The Confederation defined six tasks for the Goverment

At this year's Congress of the Confederation of Industry of the Czech Republic, representatives of the companies called on the government to reduce bureaucracy, speed up the development of digital and physical infrastructure, support science and research and education and help companies export. Only then will the Czech Republic be able to approach the group of the twenty most developed countries.

The Czech Republic remains at the 31st place in the global ranking of competitiveness. In the last year, it has not moved up the ladder despite the growth of industry and economy. The government must therefore take steps over the next three years to bring the country closer to the world's top twenty. The Confederation of Industry presented the list of tasks for the Government at its traditional Congress at the International Engineering Fair in Brno.

"There are several ways to get to the top twenty of the world's most advanced countries. First of all, it is the reduction of bureaucracy. The Government Office must be able to co-ordinate in order to reduce the administrative burden of entrepreneurs. The second area is digitization. When we add education, better infrastructure, science, research and innovations, and the government will support us to export, we have six main areas that will decide whether we get to the TOP 20," says Jaroslav Hanák , President of the Confederation of Industry of the Czech Republic.

The Czech Republic still lags behind in the quality of institutions, infrastructure or education system, especially technical education. There are also things to improve in the availability of scientists and technicians, or in cooperation between companies and universities. The government must also speed up the implementation of e-government. "It's really high time. Without the digitization of state administration, the country will miss the fast-track of competitiveness. We are seriously behind European countries," adds Hanák.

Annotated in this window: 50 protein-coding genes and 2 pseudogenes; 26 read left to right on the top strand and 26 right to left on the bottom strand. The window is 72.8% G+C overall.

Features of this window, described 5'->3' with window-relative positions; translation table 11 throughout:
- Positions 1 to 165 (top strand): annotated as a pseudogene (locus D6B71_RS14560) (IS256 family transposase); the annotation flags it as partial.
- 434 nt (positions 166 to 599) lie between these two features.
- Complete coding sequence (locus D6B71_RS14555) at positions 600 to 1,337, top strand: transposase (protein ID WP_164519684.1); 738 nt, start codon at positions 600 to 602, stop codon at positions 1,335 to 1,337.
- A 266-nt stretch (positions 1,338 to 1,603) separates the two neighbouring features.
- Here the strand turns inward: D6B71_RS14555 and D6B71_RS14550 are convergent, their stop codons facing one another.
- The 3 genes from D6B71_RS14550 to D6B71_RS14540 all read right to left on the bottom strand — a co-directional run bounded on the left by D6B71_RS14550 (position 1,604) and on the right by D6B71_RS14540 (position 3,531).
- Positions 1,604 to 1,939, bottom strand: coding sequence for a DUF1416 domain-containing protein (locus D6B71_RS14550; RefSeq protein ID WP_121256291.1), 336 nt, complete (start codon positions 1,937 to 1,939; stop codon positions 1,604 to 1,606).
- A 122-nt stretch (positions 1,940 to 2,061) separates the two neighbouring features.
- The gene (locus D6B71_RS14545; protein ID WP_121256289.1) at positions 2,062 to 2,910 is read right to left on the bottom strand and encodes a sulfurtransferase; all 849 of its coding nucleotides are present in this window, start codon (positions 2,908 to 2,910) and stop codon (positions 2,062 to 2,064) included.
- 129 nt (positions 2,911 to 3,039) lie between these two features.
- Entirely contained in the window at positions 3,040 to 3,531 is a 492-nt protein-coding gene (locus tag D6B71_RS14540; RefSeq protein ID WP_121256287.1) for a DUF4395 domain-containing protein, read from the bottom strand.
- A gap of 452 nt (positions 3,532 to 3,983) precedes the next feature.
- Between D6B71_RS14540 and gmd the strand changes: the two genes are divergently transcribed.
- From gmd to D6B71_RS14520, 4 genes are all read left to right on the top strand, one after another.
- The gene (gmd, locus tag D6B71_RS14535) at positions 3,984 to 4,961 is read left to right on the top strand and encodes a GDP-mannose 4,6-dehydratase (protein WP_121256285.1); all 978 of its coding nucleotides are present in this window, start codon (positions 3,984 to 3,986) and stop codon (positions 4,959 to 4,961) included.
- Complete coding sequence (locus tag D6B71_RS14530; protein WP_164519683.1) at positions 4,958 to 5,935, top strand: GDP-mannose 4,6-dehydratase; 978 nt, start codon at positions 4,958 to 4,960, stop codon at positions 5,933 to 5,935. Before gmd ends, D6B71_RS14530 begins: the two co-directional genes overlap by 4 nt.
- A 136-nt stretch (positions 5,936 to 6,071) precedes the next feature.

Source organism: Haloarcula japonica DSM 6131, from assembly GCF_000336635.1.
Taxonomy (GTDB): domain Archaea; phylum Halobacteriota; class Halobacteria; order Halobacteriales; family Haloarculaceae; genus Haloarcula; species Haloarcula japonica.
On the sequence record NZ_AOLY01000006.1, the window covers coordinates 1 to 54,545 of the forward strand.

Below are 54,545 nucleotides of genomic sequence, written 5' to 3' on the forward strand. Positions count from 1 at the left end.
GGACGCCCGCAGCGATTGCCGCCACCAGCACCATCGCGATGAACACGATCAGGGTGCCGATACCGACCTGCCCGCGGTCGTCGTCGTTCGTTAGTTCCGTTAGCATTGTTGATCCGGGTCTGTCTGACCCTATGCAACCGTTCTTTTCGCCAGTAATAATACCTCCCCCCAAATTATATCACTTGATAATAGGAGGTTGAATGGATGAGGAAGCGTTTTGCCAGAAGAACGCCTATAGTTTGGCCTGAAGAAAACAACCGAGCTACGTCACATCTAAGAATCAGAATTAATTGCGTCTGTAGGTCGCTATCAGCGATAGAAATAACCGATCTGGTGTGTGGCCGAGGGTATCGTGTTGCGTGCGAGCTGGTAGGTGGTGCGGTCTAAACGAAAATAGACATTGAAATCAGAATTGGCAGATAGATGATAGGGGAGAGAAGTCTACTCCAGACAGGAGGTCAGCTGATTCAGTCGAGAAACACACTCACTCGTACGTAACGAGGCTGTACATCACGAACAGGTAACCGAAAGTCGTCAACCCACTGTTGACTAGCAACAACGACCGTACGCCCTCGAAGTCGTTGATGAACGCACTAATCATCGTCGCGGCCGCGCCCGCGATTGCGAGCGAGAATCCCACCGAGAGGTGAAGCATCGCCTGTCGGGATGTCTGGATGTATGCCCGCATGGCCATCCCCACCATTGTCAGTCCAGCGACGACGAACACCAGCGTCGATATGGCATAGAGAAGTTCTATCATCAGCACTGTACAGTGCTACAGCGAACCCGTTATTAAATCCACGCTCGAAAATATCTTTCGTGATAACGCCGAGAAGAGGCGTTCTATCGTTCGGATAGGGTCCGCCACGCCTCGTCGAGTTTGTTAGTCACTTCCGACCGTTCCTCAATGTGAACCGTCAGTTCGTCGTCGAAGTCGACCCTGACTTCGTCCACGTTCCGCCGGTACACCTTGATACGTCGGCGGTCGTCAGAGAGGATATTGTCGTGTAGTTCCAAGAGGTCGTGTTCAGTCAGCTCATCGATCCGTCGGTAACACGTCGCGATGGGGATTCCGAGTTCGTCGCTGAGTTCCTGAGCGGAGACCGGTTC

This year's Congress was exceptional, on the occasion of the 100th anniversary of the founding of the Confederation and of the founding of Czechoslovakia. It was also attended by representatives of the Slovak government and Slovak industrial associations. Slovak companies are struggling with similar problems as the Czech industry. Lack of qualified workforce is linked not only to the current economic growth but also to the low quality of the education system. Wages in Slovakia are growing faster than labor productivity. Companies are thus increasingly motivated to invest in digitization and automation of production.

Tereza Řezníčková
section Aktuálně